Anthropologists and world historians make strange bedfellows. Although the latter frequently employ anthropological methods in their descriptions of cross-cultural exchanges, the former have raised substantial reservations about global approaches to history. Fearing loss of specificity, anthropologists object to the effacing qualities of techniques employed by world historians—this despite the fact that anthropology itself was a global, comparative enterprise in the nineteenth century. Rainer Buschmann here seeks to recover some of anthropology’s global flavor by viewing its history in Oceania through the notion of the ethnographic frontier—the furthermost limits of the anthropologically known regions of the Pacific. The colony of German New Guinea (1884–1914) presents an ideal example of just such a contact zone. Colonial administrators there were drawn to approaches partially inspired by anthropology. Anthropologists and museum officials exploited this interest by preparing large-scale expeditions to German New Guinea. Buschmann explores the resulting interactions between German colonial officials, resident ethnographic collectors, and indigenous peoples, arguing that all were instrumental in the formation of anthropological theory. He shows how changes in collecting aims and methods helped shift ethnographic study away from its focus on material artifacts to a broader consideration of indigenous culture. He also shows how ethnological collecting, often a competitive affair, could become politicized and connect to national concerns. Finally, he places the German experience in the broader context of Euro-American anthropology. Anthropology's Global Histories will interest students and scholars of anthropology, history, world history, and Pacific studies.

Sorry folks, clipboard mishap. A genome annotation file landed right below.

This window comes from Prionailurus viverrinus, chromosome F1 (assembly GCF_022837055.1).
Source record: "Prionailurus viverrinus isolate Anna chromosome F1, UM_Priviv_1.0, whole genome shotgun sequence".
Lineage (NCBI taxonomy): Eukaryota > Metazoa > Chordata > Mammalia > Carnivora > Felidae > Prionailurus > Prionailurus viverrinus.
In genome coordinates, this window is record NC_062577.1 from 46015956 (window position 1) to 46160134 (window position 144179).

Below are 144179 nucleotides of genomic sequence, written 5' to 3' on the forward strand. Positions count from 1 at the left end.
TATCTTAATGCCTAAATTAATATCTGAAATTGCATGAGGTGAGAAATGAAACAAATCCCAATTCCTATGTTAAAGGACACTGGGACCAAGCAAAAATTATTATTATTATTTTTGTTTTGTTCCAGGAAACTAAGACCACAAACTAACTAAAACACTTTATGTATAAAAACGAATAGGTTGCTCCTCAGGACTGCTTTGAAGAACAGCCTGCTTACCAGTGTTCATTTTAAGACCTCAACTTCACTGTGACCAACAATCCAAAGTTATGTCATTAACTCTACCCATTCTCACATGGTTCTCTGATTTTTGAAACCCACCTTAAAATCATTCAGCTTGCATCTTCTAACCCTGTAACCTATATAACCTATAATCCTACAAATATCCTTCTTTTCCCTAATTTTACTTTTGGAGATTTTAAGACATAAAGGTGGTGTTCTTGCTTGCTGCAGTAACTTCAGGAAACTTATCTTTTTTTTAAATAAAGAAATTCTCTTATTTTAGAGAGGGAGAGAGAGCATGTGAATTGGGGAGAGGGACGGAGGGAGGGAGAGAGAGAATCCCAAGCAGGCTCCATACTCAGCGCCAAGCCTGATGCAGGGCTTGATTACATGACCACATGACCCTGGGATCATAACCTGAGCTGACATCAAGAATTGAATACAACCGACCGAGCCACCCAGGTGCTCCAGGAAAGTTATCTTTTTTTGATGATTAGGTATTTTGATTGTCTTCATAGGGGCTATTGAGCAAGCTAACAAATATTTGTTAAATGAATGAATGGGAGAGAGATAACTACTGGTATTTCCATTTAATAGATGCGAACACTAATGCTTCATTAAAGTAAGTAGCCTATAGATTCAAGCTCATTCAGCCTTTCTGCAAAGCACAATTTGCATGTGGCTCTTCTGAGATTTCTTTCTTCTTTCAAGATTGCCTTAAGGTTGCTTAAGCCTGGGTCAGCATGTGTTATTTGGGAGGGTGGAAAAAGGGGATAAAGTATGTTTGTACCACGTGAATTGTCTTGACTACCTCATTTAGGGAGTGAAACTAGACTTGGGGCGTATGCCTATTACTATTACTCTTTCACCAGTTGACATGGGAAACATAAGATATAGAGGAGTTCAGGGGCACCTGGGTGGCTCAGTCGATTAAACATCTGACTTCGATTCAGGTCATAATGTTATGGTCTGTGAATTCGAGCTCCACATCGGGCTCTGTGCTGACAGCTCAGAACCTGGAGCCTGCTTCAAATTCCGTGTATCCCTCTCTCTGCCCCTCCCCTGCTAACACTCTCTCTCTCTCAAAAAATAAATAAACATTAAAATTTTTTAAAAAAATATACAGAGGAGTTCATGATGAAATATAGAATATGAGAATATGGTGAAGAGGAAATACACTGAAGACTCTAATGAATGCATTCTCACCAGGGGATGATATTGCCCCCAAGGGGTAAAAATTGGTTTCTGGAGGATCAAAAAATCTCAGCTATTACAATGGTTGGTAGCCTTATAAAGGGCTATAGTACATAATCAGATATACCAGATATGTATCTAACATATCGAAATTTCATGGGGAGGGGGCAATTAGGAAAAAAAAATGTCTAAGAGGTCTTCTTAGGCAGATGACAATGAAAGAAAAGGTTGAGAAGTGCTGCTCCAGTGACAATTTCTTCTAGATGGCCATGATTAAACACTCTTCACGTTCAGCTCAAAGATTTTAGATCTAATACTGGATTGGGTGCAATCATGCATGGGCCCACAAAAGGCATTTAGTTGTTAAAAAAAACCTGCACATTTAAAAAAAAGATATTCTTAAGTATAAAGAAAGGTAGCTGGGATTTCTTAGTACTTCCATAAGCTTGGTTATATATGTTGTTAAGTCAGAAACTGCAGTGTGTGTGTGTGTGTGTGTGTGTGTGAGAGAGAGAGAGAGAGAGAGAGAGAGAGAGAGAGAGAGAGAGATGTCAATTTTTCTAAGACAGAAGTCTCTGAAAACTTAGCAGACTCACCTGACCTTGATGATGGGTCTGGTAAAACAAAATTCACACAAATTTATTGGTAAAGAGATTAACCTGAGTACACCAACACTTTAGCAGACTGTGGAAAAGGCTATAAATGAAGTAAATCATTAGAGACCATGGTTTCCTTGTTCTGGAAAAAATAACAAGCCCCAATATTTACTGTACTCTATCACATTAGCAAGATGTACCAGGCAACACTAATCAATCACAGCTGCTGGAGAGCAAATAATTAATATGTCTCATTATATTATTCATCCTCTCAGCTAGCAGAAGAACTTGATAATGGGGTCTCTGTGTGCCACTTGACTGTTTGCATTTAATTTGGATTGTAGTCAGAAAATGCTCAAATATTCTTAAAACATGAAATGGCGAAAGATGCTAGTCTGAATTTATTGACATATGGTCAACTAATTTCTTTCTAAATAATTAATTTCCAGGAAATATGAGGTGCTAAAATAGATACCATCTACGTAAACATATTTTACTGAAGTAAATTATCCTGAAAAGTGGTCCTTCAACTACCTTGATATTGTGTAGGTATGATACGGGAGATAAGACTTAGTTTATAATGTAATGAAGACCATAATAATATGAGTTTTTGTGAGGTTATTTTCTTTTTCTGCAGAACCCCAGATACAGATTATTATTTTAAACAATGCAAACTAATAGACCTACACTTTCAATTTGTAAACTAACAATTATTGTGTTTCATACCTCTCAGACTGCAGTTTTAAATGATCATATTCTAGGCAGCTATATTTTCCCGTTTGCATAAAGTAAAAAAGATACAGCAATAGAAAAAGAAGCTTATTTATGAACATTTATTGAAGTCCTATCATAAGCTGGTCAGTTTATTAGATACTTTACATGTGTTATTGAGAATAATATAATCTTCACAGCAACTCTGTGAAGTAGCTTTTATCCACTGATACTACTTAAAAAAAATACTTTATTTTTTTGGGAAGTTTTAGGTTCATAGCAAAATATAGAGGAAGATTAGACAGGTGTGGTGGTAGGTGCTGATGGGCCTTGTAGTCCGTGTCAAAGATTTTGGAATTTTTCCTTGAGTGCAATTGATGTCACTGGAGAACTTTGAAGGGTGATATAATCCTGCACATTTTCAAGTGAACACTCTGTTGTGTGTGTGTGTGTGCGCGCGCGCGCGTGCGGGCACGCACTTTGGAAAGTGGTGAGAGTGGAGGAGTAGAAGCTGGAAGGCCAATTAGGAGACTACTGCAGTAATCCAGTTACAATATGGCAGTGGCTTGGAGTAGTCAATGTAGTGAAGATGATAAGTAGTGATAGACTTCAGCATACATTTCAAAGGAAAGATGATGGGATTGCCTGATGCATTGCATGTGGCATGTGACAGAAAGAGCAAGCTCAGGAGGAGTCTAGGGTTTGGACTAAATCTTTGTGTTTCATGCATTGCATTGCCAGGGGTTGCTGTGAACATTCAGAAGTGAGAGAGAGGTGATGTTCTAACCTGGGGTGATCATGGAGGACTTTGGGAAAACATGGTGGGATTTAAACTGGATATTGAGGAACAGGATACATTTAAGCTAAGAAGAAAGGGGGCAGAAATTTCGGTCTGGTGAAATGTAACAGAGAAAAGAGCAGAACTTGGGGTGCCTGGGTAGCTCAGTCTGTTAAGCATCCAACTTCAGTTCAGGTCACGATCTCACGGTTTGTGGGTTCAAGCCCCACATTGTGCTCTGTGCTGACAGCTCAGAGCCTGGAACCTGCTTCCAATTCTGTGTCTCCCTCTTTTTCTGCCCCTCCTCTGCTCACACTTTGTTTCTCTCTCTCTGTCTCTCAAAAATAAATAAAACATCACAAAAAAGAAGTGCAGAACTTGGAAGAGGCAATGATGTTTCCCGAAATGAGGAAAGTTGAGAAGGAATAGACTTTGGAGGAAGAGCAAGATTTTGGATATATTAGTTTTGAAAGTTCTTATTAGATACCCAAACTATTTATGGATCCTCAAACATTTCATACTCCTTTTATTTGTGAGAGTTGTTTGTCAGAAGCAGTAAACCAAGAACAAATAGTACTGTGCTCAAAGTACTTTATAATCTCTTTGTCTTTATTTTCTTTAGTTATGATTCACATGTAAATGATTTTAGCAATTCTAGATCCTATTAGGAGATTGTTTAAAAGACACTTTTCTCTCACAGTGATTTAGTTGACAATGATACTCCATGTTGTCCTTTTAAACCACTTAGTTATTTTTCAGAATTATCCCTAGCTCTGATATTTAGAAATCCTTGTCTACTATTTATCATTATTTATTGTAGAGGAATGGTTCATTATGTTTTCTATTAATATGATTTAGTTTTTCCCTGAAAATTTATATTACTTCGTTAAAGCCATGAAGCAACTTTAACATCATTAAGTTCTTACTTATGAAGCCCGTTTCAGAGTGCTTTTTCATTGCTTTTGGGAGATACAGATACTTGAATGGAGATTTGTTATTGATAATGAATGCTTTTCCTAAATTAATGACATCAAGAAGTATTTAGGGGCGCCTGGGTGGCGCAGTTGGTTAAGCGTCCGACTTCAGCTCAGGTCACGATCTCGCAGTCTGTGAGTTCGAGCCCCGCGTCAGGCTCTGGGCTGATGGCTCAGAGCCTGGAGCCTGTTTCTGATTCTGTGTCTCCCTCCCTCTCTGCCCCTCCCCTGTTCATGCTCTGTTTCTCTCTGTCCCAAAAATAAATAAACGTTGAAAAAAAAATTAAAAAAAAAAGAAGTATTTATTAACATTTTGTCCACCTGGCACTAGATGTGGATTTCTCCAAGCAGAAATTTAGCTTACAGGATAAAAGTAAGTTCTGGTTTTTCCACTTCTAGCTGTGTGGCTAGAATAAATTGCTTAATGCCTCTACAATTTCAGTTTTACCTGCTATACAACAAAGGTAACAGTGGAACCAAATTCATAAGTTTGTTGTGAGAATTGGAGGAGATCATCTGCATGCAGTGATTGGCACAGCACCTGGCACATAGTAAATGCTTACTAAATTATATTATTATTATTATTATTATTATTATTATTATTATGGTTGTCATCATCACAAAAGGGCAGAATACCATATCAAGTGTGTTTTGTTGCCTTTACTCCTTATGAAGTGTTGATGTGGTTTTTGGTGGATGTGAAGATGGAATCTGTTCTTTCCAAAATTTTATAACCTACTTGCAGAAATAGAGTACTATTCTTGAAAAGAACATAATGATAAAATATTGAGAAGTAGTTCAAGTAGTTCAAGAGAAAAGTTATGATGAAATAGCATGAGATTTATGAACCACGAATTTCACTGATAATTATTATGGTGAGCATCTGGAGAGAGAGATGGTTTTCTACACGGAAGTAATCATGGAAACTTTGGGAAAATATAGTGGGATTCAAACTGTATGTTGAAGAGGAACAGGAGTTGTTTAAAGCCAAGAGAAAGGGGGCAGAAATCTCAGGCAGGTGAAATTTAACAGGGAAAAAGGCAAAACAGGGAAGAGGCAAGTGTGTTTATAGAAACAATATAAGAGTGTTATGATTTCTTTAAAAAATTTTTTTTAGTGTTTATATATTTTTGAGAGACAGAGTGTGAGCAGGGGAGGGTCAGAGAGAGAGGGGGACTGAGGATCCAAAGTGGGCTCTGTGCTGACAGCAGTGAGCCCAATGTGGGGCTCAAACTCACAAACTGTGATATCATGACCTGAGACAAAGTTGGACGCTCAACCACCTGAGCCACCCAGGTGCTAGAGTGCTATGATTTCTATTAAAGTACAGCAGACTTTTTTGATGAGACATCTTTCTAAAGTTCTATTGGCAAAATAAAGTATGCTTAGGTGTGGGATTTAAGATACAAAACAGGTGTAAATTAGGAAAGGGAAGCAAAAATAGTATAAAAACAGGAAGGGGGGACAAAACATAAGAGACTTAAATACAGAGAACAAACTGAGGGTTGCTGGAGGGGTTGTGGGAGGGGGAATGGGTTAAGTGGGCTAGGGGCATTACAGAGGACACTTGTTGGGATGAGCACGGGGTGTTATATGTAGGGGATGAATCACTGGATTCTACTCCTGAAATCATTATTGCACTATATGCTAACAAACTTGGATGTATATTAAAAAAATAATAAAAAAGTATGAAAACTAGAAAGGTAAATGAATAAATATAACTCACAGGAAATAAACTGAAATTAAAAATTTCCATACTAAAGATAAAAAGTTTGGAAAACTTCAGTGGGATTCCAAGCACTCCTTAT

Attending to the End of Culture
Posing a powerful challenge to dominant trends in cultural analysis, this book covers the whole history of the concept of culture, providing the broadest study of this notion to date. Johnson and Michaelsen examine the principal methodological strategies or metaphors of anthropology in the past two decades (embodied in works by Edward Said, James Clifford, George Marcus, V. Y. Mudimbe, and others) and argues that they do not manage to escape anthropology's grounding in representational practices. To the extent that it remains a practice of representation, anthropology, however complex, critical, or self-reflexive, cannot avoid objectifying its others.Extending beyond a critique of anthropology, the book reads the twinned notions of the human and culture across the long history of the human sciences broadly conceived, including anthropology, cultural studies, history, literature, and philosophy. Although there is no chance, they argue, for a newanthropology that would not repeat the old anthropology's problem of disciplining the other, they also recognize that there may be no way out of anthropology. We are always writing, thinking, and living in anthropology's wake, within its specific compass or horizon. Moreover, they demonstrate, we have been doing so for a very long time, since at least the beginning of the institution of philosophy in Plato and Aristotle.